“A striking public confession of disbelief and open challenge to the Communist conspiratorial template being imposed on the Tan Wah Piow-Marxist Conspiracy activism came from the Minister of State for Education, Tharman Shanmugaratnam. He was one of the so-called ‘Super Seven’ new PAP entrants who were made ministers almost immediately after the 2001 General Elections. Yet he stated for the record that he had been directly inspired to go into politics by the political imprisonment of Tan. Deeply disappointed with the PAP and in search of alternative political and economic models, he had started reading Marxist literature, made friend with leftists and opted to go to the London School of Economics because of its left-leaning reputation.
In London, he attended activist meetings and debates and joined ranks with Tan to promote study groups among ‘anyone who looked vaguely Singaporean or Malaysian’. When he returned to Singapore in 1982, his passport was impounded and he was questioned by the Internal Security Department. During the May 1987 Marxist Conspiracy, he was interrogated day and night for a week but escaped detention. He disagreed with the Marxist Conspiracy arrests and put on public record that ‘although I had no access to state intelligence, from what I knew of them, most were social activists but not out to subvert the system’.”
- "The scripting of a national history: Singapore and its past" by Lysa Hong.
While the government, throughout the last 24-years since the episode, has always stood its grounds, it is quite evident that more and more Singaporeans are calling for an investigation into the entire incident. And these Singaporeans’ concerns are backed up by the public statements of several very senior ministers – including the current Deputy Prime Minister, Tharman Shanmugaratnam; the Emeritus Senior Minister, Mr Goh Chok Tong; former Minister for National Development, Mr S Dhanabalan; and former Attorney-General, Mr Walter Woon.
Mr Tharman had in 2001, as quoted above, put on public record that he does not believe the detainees of 1987 were “out to subvert the system”. Clearly, Mr Tharman, now being the Deputy Prime Minister, has to clarify his present position on the matter. This is because, as the current DPM, he is in a much better position to have access to information about the arrests and detentions than he was back in 2001. Mr Tharman should clarify if he still holds his position as he did in 2001, or if he doesn’t then he should explain why he no longer does so.
Mr Goh Chok Tong revealed in the book “Men in White: The Untold Stories of the PAP” (SPH 2009) that former National Development Minister S Dhanabalan left the Cabinet in 1992 because he was not comfortable with the way the 22 had been dealt with in 1987. “At that time, given the information, he was not fully comfortable with the action we took…he felt uncomfortable and thought there could be more of such episodes in the future…he’d better leave the Cabinet. I respected him for his view,” Mr Goh said.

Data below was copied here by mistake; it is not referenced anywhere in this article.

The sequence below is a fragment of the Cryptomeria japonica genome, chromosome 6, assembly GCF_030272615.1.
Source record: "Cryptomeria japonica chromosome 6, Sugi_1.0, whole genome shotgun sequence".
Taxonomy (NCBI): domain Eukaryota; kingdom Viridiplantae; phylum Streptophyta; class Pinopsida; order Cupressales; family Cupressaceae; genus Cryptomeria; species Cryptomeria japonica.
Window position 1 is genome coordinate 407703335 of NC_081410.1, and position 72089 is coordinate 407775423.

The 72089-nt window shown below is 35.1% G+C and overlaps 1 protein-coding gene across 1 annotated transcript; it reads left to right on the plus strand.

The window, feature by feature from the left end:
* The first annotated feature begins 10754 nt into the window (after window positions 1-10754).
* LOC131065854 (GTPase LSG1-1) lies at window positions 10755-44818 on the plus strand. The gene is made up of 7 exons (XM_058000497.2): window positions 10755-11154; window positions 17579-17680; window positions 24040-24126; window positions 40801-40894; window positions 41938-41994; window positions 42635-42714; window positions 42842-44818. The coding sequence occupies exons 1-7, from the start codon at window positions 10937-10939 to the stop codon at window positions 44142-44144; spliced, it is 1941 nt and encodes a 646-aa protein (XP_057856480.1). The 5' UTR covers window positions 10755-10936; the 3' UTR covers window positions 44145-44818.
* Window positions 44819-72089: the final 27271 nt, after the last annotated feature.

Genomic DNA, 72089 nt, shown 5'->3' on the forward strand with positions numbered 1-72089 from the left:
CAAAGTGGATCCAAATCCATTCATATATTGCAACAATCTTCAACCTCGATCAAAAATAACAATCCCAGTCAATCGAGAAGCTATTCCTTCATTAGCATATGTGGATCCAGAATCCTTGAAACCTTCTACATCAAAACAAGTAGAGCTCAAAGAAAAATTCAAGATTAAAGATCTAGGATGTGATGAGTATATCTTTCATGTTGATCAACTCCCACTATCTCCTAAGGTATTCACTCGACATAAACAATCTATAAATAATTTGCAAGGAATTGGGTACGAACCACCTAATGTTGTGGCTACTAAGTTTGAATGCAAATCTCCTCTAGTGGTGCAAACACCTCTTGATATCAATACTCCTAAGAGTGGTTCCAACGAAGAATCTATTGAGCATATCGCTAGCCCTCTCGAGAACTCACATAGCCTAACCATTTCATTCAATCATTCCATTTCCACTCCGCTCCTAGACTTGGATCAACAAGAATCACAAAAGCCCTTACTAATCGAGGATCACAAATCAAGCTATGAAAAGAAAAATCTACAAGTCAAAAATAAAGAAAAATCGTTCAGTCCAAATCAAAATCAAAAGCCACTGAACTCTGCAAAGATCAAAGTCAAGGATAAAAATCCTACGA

Mr Dhanabalan, being a member of the Cabinet who was involved in the decision to arrest and detain the 22 workers, should also explain why he left the Cabinet and whether it was because of his discomfort with the action the government had taken against the detainees, as ESM Goh explained. More importantly, Mr Dhanabalan should also explain why he was “uncomfortable” with the government’s actions.
Being a minister in the Cabinet at that time, it is his responsibility to speak out if he had felt “uncomfortable” with the way the government dealt with the alleged “conspirators”. As a public servant in a senior position then, he owes it to the public to disclose and explain his reasons for his resignation from the Cabinet.
It is worth noting that both Mr Tharman and Mr Dhanabalan were reported to have cited the information at that time (in 1987) as the reason for their disbelief or discomfort about the arrests. In other words, even as a minister who was involved with the internal discussion about the arrests, Mr Dhanabalan felt “uncomfortable” about the arrests. And Mr Tharman, even after being a minister, expressed his disbelief that the 22 were guilty of the charges leveled against them.
In 1991, Mr Walter Woon, who would later assume the post of Attorney-General, said: “As far as I am concerned, the government’s case is still not proven. I would not say those fellows were Red, not from the stuff they presented. I think a lot of people have this skepticism.”
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